Thursday, June 22, 2017

Novyy Gulliver, aka New Gulliver (Russia, 1935)

Director Aleksandr Ptushko’s Novyy Gulliver was Russian cinema’s first feature length film to combine live action and stop motion animation. Of course, Russia was a few years behind Hollywood in performing that feat, as special effects pioneer Willis O’Brien had accomplished it as early as 1925 with The Lost World and would repeat it in 1933 with King Kong. Neither of those films, however, could be said to present as clear a condemnation of the exploitation of the proletariat as Novyy Gulliver does—which is of course what you would want from such a film.

Ptushko began his film career at Moscow’s Mosfilm Studios, where he started out sculpting puppets for use in other animators’ films. He quickly moved into making films of his own, starting out with a series of animated shorts featuring a character called Bratishkin. More shorts followed and, by 1933, he had assembled a large enough team to begin work on the ambitious Novyy Gulliver.

The film concerns an upstanding Russian youth named Petya (played by 15 year old actor Vladimir Konstantinon) who, while on an outing with his communist youth group, falls asleep during a reading of Swift’s Gulliver’s Travels. As he sleeps, Petya sees the novel play out in his mind, but, because his head is so full of communism, it turns into a weird Marxist parable. This is not too surprising, as, when we meet Petya, he and his fellow scouts are marching in lockstep while singing a jaunty song about the joys of labor in which they call themselves "flying Leninists.”

Now inhabiting the role of Gulliver, Petya awakes to find himself prisoner of the tiny Liliputians—or, more specifically, of the Liliputian royals. In depicting Liliput’s ruling class, Ptushko draws heavily upon the court of Louis XIV. There is no mistaking this rogue’s gallery for what they are: a collection of spoiled libertines who are living lives of idle extravagance at the expense of the common folk. The king is clearly a simpering idiot, and can only address his public by lip synching to pre-recorded speeches. The real power in the kingdom is held by the King’s chief of police, who uses the military to keep the laborers and general populace in line.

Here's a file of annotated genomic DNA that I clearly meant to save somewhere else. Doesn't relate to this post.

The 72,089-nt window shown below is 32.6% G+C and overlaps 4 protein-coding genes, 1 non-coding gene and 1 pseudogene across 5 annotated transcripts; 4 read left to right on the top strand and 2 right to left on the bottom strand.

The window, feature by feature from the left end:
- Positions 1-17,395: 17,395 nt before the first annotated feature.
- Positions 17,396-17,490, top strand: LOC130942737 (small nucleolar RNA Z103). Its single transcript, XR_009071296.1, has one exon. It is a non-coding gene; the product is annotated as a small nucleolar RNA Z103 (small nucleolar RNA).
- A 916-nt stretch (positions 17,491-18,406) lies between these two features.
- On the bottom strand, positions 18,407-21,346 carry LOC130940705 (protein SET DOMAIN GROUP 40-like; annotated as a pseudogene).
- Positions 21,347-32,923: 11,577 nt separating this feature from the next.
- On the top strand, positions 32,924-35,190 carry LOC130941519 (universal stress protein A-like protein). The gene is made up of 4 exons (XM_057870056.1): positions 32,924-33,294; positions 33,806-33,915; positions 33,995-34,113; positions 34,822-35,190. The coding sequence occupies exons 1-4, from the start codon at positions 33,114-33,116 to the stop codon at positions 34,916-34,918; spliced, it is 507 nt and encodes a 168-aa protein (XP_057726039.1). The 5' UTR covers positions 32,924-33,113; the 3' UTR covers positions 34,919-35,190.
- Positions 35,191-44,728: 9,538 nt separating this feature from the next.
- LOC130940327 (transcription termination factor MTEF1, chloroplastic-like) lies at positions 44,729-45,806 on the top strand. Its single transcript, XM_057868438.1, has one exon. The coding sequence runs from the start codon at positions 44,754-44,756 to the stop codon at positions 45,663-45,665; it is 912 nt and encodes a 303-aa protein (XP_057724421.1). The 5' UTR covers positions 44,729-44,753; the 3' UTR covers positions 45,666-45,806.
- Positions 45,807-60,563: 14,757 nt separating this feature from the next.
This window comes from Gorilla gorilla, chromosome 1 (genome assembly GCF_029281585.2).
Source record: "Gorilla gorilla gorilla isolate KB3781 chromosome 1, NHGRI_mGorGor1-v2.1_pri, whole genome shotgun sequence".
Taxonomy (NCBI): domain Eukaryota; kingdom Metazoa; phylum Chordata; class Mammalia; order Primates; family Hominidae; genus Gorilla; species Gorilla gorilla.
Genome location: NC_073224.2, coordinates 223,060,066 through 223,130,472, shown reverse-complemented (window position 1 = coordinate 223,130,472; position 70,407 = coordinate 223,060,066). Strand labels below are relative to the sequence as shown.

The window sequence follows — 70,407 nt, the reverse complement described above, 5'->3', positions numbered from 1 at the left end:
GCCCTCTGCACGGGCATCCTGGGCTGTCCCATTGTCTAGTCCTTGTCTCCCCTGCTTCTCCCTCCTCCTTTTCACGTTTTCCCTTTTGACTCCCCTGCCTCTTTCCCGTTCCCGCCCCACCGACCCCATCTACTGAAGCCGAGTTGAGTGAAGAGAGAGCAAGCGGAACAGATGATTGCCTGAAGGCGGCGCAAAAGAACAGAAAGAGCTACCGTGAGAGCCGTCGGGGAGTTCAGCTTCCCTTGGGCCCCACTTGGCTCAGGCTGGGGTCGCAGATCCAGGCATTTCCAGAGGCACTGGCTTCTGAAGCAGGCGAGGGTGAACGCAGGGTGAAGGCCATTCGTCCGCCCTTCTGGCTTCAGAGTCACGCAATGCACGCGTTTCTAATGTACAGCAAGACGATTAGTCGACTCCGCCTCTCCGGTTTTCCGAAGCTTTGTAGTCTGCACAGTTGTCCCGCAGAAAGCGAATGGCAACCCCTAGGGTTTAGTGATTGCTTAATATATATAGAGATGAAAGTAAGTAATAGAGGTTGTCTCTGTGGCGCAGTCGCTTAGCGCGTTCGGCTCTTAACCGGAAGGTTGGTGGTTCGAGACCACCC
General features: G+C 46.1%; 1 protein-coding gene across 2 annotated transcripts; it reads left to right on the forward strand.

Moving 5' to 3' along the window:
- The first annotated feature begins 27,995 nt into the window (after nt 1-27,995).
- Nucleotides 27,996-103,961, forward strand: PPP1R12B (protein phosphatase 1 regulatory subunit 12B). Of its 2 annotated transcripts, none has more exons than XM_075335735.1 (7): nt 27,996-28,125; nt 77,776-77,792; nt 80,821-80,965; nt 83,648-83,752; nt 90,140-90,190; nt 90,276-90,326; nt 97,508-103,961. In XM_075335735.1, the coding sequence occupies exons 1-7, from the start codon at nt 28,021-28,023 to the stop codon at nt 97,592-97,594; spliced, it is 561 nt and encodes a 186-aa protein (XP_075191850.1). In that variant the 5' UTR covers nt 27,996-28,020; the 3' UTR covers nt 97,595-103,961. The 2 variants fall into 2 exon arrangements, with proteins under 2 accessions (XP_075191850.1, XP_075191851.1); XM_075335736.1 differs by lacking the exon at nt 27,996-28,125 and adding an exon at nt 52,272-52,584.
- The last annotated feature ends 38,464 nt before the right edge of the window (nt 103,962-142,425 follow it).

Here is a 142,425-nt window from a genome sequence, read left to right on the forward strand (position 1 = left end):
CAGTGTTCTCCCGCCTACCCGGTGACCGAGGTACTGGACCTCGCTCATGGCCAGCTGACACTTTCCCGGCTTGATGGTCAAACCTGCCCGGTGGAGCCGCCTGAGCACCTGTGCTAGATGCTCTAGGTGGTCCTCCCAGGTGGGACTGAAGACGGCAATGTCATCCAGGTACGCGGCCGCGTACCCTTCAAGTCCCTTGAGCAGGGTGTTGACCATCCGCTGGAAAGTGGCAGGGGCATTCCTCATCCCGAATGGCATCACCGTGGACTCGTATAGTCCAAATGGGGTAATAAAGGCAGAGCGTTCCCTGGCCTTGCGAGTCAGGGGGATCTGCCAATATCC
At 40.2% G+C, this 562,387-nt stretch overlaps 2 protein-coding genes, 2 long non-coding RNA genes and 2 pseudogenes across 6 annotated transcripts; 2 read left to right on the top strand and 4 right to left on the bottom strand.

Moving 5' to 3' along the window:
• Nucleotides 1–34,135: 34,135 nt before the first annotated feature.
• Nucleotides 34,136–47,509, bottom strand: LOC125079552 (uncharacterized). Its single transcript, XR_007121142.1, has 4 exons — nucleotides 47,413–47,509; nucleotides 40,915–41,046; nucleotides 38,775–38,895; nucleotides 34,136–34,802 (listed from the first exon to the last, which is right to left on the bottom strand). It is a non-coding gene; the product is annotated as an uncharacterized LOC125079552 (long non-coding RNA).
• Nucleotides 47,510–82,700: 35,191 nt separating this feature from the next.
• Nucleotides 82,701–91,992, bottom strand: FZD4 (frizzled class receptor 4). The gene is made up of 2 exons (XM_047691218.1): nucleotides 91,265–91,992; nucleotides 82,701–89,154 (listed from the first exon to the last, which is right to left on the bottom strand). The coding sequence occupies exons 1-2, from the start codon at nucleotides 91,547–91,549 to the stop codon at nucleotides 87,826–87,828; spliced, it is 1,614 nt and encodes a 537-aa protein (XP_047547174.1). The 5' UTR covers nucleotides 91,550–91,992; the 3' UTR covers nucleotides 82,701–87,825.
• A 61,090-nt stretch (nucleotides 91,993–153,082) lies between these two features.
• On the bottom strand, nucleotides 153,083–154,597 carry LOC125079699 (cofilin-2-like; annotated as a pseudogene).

The Chief’s leadership style is, of course, a paranoid one, and so his greatest concern, upon the arrival of Gulliver, is that Gulliver will side with the workers. His answer to this is to recruit Gulliver, whom he refers to as a “human mountain”, to the capitalist cause. This works only until Gulliver sees the chief whipping one of the laborers, at which point he rises to his full, enormous height and regales the crowd with a booming version of the happy working song from the beginning of the film. It is at this point that the Chief determines that this meddling Socialist giant must be killed, but his initial attempts are foiled by the wily Gulliver.

It could be said that Novyy Gulliver‘s combination of live action and animation is more sequential than it is simultaneous. After a live action prologue, it is with the introduction of the Liliputians that the film’s employment of stop motion animation begins, and that it indeed starts to consist of almost nothing but. Ptushko and his crew take a lot of editorial license with the puppet sculpts, making the royals a grotesque lot with bulbous eyes and tremulous, gaping mouths. On the other hand, the workers are portrayed as colorless and almost identical in appearance, like a bunch of green plastic army men given life.

The craft evident in Novyy Gulliver’s execution may be its best argument for the virtues of collective labor. Employing many hundreds of puppets--some with as many as a hundred or more different heads to portray different expressions--it was clearly a massive undertaking. Even more so given that few of these puppets were allowed to remain idle, as Ptushko and his crew took pains to create movement in every corner of the frame. As many of the scenes in the film are crowd scenes, that amounts to hundreds of tiny manipulations per frame. It is perhaps for this reason that, when Vladimir Konstantinon is required to act in close proximity to one of the Liliputians, the filmmakers give themselves a break and use an actual doll or hand operated puppet.

The gears of the royal’s downfall are set in motion when the Chief puts the laborers to the task of building a weapon that will kill Gulliver. Unknown to him, the workers have decided to throw their lot in with Gulliver and stage a revolt in the weapons factory, killing the foreman in the process. This scene, which owes a heavy debt to Fritz Lang’s Metropolis, is aided immeasurably by a nightmarishly phantasmagorical miniature set in which the bizarre looking factory machinery looms over the workers like malevolent giant insects. More clever staging is employed by the climax that follows, a spectacular puppet battle royal that sees more toy tanks blowing up than a Showa era Godzilla movie.

One of the most fascinating things about Novyy Gulliver is how it employs a medium so often used toward more whimsical ends to depict the grim, life-and-death stakes of class war. In other words, Baby New Year this is not: if all the caricatured puppets and cartoon sound effects lull you into thinking that the end that awaits the King and his chief of police will be in any way pretty, you have another think coming.

Then again, at the end, all of Novyy Gulliver's events turns out to have been a dream—and we are returned to a world where militarized children sing about how awesome it is to work in a factory.

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